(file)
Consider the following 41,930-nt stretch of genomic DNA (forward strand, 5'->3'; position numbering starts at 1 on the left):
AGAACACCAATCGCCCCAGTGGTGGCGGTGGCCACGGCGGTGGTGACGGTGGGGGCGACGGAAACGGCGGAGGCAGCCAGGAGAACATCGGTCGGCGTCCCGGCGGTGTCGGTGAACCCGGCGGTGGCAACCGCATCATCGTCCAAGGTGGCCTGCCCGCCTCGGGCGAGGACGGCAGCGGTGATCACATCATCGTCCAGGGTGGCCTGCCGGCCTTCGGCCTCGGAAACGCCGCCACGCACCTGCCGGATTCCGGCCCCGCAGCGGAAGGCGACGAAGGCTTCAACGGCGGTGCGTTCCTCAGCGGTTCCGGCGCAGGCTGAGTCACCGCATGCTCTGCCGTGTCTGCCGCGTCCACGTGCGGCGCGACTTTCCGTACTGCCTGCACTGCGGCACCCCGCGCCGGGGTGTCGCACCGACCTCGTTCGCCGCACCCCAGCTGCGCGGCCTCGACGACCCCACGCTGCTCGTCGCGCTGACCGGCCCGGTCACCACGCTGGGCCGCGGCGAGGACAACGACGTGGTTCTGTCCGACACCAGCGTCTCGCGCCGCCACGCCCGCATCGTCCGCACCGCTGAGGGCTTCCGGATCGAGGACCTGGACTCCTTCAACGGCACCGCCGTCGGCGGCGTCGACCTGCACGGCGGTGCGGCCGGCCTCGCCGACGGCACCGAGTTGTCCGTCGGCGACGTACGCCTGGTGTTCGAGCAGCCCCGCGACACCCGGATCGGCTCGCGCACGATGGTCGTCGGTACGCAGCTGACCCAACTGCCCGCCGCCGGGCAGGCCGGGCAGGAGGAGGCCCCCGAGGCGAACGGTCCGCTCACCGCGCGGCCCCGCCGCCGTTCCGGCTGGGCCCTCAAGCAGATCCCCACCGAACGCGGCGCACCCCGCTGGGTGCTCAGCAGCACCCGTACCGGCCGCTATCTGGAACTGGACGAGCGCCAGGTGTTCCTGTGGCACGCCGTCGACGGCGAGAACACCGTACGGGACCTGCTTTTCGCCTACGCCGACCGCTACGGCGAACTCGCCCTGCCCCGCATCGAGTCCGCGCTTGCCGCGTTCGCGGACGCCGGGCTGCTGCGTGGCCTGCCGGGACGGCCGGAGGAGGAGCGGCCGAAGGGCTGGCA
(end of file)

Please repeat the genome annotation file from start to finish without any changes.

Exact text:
Consider the following 41,930-nt stretch of genomic DNA (forward strand, 5'->3'; position numbering starts at 1 on the left):
AGAACACCAATCGCCCCAGTGGTGGCGGTGGCCACGGCGGTGGTGACGGTGGGGGCGACGGAAACGGCGGAGGCAGCCAGGAGAACATCGGTCGGCGTCCCGGCGGTGTCGGTGAACCCGGCGGTGGCAACCGCATCATCGTCCAAGGTGGCCTGCCCGCCTCGGGCGAGGACGGCAGCGGTGATCACATCATCGTCCAGGGTGGCCTGCCGGCCTTCGGCCTCGGAAACGCCGCCACGCACCTGCCGGATTCCGGCCCCGCAGCGGAAGGCGACGAAGGCTTCAACGGCGGTGCGTTCCTCAGCGGTTCCGGCGCAGGCTGAGTCACCGCATGCTCTGCCGTGTCTGCCGCGTCCACGTGCGGCGCGACTTTCCGTACTGCCTGCACTGCGGCACCCCGCGCCGGGGTGTCGCACCGACCTCGTTCGCCGCACCCCAGCTGCGCGGCCTCGACGACCCCACGCTGCTCGTCGCGCTGACCGGCCCGGTCACCACGCTGGGCCGCGGCGAGGACAACGACGTGGTTCTGTCCGACACCAGCGTCTCGCGCCGCCACGCCCGCATCGTCCGCACCGCTGAGGGCTTCCGGATCGAGGACCTGGACTCCTTCAACGGCACCGCCGTCGGCGGCGTCGACCTGCACGGCGGTGCGGCCGGCCTCGCCGACGGCACCGAGTTGTCCGTCGGCGACGTACGCCTGGTGTTCGAGCAGCCCCGCGACACCCGGATCGGCTCGCGCACGATGGTCGTCGGTACGCAGCTGACCCAACTGCCCGCCGCCGGGCAGGCCGGGCAGGAGGAGGCCCCCGAGGCGAACGGTCCGCTCACCGCGCGGCCCCGCCGCCGTTCCGGCTGGGCCCTCAAGCAGATCCCCACCGAACGCGGCGCACCCCGCTGGGTGCTCAGCAGCACCCGTACCGGCCGCTATCTGGAACTGGACGAGCGCCAGGTGTTCCTGTGGCACGCCGTCGACGGCGAGAACACCGTACGGGACCTGCTTTTCGCCTACGCCGACCGCTACGGCGAACTCGCCCTGCCCCGCATCGAGTCCGCGCTTGCCGCGTTCGCGGACGCCGGGCTGCTGCGTGGCCTGCCGGGACGGCCGGAGGAGGAGCGGCCGAAGGGCTGGCA